The Liability of Property Owners in Elevator-related Accidents

Accidents occurring on escalators are far more frequent than elevator-related accidents. In the 1990s, the yearly average of escalator-related accidents was 4,900. Since then, the number has increased to about 10% every year so that in 2013, the number has climbed to 12,260. Children, 14 and under, and senior citizens, at least 65 years old, are the most common victims in these accidents.

The Consumer Product Safety Commission (CPSC) says that falls is first in the list of escalator-related injuries and deaths (the CPSC is the branch of the U.S. Federal government that is charged with protecting American consumers and families from products that pose fire, chemical, electrical, or mechanical hazards). From 1985 to 1999, 21 out of the 27 escalator-related deaths were due to falls.

Falls are classified either as “falls on” or “falls from” escalators. “Falls from,” or “falls over-the-side,” refers to a person falling outside of an escalator into adjacent open spaces; “falls on” or “falls down,” on the other hand, refers to a person who remains inside the elevator wellway as he or she falls.

Despite the many incidences of injuries and deaths due accidents in escalators, escalator hazards which the escalator industry has known for decades and which they can easily correct through safer designs, have often been obscured even in litigations. This is due to the overwhelming success of the escalator industry in convincing both the media and accident investigators that accidents, especially falls, are due to intoxication, horseplay, and gross misuse of riders.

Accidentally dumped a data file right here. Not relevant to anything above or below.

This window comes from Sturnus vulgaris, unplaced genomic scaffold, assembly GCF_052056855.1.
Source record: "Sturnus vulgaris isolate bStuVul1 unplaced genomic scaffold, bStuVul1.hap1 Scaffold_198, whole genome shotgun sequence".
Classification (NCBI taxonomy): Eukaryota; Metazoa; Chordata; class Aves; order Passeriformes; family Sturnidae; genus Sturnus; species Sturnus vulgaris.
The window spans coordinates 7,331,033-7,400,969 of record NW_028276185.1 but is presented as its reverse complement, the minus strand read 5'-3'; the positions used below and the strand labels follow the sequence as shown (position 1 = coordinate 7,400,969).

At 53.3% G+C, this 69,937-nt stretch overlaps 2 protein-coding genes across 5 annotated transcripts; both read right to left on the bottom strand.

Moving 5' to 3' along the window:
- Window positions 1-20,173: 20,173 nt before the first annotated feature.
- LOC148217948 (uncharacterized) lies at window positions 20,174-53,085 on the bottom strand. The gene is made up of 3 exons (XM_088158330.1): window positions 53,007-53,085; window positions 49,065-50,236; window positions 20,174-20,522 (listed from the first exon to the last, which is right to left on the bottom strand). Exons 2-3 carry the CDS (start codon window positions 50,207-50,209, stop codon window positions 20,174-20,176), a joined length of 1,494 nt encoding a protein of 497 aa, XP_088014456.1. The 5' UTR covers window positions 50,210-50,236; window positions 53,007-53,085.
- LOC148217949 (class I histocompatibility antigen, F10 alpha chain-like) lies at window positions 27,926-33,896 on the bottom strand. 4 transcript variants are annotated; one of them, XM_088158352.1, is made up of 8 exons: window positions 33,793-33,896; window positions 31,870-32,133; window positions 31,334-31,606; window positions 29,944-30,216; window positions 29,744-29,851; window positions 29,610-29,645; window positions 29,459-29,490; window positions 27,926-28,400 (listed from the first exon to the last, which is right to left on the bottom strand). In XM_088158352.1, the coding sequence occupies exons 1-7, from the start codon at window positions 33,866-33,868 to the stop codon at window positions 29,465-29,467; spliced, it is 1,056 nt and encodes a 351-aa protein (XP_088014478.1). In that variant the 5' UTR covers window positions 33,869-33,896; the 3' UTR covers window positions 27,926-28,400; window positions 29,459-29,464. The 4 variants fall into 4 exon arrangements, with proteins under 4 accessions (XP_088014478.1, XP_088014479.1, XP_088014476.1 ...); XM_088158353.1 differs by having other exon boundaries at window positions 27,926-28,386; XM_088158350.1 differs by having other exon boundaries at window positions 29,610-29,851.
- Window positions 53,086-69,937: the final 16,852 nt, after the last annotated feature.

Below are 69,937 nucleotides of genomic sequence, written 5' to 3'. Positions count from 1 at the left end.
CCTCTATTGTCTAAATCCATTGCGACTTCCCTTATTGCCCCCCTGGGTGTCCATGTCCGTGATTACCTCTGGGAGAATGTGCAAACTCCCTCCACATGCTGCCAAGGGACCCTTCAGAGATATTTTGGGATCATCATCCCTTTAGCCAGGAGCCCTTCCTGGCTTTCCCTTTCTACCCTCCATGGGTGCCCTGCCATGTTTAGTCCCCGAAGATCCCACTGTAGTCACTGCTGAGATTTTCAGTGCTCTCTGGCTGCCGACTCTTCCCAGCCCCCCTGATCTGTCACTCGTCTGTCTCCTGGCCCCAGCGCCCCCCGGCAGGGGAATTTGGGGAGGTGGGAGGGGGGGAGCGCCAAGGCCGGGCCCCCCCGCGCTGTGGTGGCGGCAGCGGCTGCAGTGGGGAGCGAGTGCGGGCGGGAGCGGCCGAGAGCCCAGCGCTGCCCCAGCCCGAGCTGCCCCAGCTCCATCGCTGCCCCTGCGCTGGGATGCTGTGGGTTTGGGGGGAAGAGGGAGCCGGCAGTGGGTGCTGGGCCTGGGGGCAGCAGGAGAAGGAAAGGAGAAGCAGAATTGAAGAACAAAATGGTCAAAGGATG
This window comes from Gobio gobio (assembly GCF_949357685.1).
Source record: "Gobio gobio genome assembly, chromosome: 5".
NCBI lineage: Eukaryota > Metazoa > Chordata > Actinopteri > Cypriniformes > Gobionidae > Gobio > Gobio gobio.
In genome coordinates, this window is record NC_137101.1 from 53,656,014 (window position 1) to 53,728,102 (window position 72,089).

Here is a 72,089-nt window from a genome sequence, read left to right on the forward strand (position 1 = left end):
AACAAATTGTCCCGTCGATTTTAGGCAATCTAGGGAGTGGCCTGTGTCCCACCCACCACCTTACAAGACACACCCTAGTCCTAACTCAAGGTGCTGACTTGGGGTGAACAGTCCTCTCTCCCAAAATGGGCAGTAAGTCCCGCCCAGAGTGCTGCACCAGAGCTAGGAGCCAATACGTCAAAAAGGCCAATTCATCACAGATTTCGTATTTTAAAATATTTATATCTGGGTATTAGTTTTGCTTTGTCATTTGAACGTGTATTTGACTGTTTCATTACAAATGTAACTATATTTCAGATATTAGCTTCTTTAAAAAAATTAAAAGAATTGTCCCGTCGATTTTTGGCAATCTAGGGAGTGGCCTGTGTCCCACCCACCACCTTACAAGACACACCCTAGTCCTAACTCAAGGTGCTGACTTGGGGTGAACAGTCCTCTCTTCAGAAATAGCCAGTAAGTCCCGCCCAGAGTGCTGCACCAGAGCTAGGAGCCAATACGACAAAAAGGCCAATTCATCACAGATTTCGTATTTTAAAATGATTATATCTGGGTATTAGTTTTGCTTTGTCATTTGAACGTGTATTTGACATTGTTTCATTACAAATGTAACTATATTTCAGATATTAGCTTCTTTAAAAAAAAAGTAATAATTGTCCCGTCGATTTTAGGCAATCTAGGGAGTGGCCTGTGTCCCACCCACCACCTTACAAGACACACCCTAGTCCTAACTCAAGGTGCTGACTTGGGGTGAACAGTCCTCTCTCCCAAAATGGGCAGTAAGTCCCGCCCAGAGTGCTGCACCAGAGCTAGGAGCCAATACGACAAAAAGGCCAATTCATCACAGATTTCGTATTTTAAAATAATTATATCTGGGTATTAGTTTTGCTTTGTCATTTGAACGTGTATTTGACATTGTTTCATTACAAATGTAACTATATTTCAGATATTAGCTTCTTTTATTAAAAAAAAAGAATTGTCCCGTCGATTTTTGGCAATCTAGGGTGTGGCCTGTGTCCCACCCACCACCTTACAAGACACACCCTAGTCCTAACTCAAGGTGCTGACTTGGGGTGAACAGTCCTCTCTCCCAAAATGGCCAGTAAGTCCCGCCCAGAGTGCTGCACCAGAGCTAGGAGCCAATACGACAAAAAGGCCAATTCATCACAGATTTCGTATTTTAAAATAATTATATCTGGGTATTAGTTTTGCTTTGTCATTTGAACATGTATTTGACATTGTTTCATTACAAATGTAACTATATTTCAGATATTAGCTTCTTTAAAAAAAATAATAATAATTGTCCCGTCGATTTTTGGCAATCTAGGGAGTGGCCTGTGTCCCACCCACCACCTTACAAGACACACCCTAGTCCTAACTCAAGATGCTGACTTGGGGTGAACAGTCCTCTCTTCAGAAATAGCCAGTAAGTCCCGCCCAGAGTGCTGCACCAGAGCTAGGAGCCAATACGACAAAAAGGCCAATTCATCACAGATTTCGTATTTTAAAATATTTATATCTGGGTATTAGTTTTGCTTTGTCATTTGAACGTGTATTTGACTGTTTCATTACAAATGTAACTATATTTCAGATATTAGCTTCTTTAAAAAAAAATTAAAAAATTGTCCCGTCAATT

It is important for the public to know that premises owners and manufacturers of elevators and escalators have contracts which require the latter to provide ongoing support and maintenance services, including annual inspection after initial installation. It is also important to note that, rather than horseplay, intoxication or grave misuse, the dangerous conditions which often lead to escalator accidents are maintenance related or failure by the manufacturer to retrofit readily available safety devices – a failure premises owners choose to overlook. These are actually nothing short of acts of negligence, the basis of many premises liability litigations and claims.

As emphasized explained by the law firm Schuler, Halvorson, Weisser, Zoeller & Overbeck, P.A., elevators should be maintained correctly or they can cause people to trip and fall or even be trapped. Injuries that may arise as a result of property owners’ neglect to keep elevators in good working condition will render them totally accountable.

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